See precinct-by-precinct results by clicking here. NOTE: Vote totals on chart are based on the sum of individual precinct results, and do not exactly match the final county-wide totals announced by the election office at the end of the evening, which are included in the story below.
Former U.S. Senator Rick Santorum carried Bedford County by an even larger margin than Tennessee in Tuesday's Republican presidential primary, with a platform of social and religious issues that resonated with conservative voters.
In Bedford County, with all precincts reporting, Santorum had 1,419 votes (41 percent), to 957 (28 percent) for former Speaker of the House Newt Gingrich and 837 (24 percent) for former Massachusetts governor Mitt Romney. Romney had the endorsements of Gov. Bill Haslam, U.S. Sen. Lamar Alexander, State Sen. Jim Tracy and State Rep. Pat Marsh, among others.
Former congressman Ron Paul had 201 votes, or 6 percent, while 6 voters, less than one percent, voted for an uncommitted slate of convention delegates.
Several other candidates dropped out of the race too late to have their names removed from the ballot, including Michelle Bachmann (6 votes), John Huntsman (1 vote), Gary Johnson (4 votes), Charles "Buddy" Roemer (6 votes) and Rick Perry (11 votes). Johnson and Roemer dropped out of the Republican race but are still presidential candidates for lesser-known political parties.
Statewide, with 95 percent of precincts reporting, Santorum had 37 percent to former Massachusetts Gov. Mitt Romney's 28 percent.
Gingrich, who won his home state of Georgia, was unable to repeat his success in neighboring Tennessee despite several visits and a barrage of television ads. He was running third with 24 percent, followed by U.S. Rep. Ron Paul's 9 percent.
The Republican presidential primary was the only contested race on Tuesday, and voter turnout was light in Bedford County, with only 3,842 participating.
Four years ago, with no incumbent and competitive races in both parties, voter turnout was 7,312.
In the Democratic primary, Obama got 254 votes or 76 percent, while an uncommitted slate of convention delegates got 73 votes or 22 percent. Assessor of Property Ronda Clanton got 342 complimentary votes, while Road Superintendent Stanley Smotherman received 354 votes. Since no Republicans qualified for either county race, there was no Republican primary for the county offices. Clanton and Smotherman will be unopposed on the general election ballot in August.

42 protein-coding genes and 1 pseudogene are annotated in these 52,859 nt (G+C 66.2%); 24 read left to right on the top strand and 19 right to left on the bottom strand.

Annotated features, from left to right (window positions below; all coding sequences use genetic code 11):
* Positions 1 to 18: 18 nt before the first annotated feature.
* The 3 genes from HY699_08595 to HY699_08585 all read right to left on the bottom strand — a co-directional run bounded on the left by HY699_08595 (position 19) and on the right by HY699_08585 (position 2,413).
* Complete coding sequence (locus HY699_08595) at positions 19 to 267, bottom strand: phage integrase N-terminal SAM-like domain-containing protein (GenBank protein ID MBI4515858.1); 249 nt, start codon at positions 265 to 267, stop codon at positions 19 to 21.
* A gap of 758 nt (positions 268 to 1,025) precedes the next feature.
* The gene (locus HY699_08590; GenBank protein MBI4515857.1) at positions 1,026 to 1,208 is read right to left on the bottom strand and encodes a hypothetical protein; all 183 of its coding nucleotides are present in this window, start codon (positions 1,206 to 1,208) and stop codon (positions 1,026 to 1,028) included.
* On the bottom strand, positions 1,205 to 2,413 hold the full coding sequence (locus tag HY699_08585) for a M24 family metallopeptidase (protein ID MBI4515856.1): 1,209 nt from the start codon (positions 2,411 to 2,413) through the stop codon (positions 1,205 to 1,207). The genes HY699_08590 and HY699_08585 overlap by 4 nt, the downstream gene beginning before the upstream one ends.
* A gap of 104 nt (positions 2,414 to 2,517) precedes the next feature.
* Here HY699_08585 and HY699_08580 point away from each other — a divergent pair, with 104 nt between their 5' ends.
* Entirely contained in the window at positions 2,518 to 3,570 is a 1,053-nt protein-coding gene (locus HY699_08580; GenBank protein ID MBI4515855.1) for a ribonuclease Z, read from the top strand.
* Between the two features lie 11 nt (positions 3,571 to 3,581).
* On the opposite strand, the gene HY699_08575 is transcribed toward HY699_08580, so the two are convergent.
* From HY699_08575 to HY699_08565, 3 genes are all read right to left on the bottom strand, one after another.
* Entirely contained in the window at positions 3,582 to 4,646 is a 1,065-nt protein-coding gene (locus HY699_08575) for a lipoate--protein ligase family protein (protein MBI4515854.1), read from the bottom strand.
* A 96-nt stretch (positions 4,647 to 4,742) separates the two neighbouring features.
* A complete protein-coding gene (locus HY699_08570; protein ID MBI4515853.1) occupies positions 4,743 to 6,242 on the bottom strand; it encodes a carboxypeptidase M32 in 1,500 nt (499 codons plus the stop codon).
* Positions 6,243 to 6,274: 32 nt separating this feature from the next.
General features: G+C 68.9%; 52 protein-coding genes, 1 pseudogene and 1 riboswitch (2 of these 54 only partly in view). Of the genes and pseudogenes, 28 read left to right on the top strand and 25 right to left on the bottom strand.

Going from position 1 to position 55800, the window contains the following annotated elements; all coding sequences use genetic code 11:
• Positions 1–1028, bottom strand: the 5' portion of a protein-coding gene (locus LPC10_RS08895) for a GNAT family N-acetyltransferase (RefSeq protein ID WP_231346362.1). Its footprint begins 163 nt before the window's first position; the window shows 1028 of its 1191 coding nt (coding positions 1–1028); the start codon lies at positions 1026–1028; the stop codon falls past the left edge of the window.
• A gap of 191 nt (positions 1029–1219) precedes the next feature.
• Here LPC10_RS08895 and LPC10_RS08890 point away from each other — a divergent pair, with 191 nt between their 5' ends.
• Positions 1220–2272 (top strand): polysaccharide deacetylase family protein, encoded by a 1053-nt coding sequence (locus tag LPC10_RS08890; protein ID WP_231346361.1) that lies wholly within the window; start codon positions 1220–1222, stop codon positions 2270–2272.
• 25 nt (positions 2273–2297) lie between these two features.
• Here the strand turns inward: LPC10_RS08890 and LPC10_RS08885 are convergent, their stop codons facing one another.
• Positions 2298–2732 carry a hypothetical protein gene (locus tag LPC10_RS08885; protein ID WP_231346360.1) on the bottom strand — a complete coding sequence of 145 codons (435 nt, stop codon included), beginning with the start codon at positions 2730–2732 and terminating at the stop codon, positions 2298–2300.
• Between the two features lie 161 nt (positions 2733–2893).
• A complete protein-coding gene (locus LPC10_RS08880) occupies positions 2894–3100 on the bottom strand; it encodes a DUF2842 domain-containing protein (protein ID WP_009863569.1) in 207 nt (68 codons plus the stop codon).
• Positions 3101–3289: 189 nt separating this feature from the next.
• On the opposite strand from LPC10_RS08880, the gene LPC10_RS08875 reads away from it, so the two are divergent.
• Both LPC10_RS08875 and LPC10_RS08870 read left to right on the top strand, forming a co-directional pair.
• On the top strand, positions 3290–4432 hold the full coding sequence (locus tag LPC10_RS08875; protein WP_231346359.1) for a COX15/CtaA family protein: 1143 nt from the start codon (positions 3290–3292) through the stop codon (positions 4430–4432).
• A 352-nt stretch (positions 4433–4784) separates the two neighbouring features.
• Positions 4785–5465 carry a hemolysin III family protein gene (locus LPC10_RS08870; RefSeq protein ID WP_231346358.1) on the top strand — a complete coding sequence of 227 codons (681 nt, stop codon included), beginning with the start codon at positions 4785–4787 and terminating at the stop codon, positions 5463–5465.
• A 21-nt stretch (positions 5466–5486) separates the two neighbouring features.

Santorum appeared in Chattanooga, Knoxville and Memphis in the days before the primary, often in religious settings.
Preliminary results from an exit poll conducted by Edison Research for The Associated Press show about seven in 10 Tennessee voters identified themselves as born-again Christians. About three-quarters of them said it mattered at least somewhat that a candidate shared their religious beliefs.
Voter Mary Cecil, who is retired and lives in Sevierville, said the economy is a major issue, but that religion was the deciding factor that led her to support Santorum.
"I would like to have a true Christian in the White House," she said.
Kristy Tarrant, a 55-year-old executive assistant in Memphis, said Santorum's family values and how he dealt with the death of his newborn son led her to choose him in the primary.
"The protection of families in America is the issue that is important to me," Tarrant said.
Tennessee has 55 delegates up for grabs, the third most among the 10 Super Tuesday states. Candidates must gain 20 percent of the vote statewide or within the nine congressional districts to qualify for a share of the delegates.
Romney was unable to capitalize on superior organization in Tennessee and the endorsements of several top state Republicans, including Haslam, Alexander and state House Speaker Beth Harwell.
Romney was leading in just three of the state's 95 counties -- Davidson, Loudon and Williamson. Gingrich carried only Marion County.
The support of Haslam, a former Knoxville mayor, wasn't enough for Romney to carry Knox County, where Santorum won by less than 1 percentage point.
Romney's emphasis on economic issues appeared to fall flat in Tennessee, despite exit poll results showing eight in 10 voters saying that the economy or deficit were their top issue.
The loss denied Romney the opportunity to show he could connect with voters in the South, where conservatives see him as too moderate and evangelicals might have questions about his Mormon faith.
Tennessee does not register voters by party, which means voters from any party may cast their vote in the GOP primary.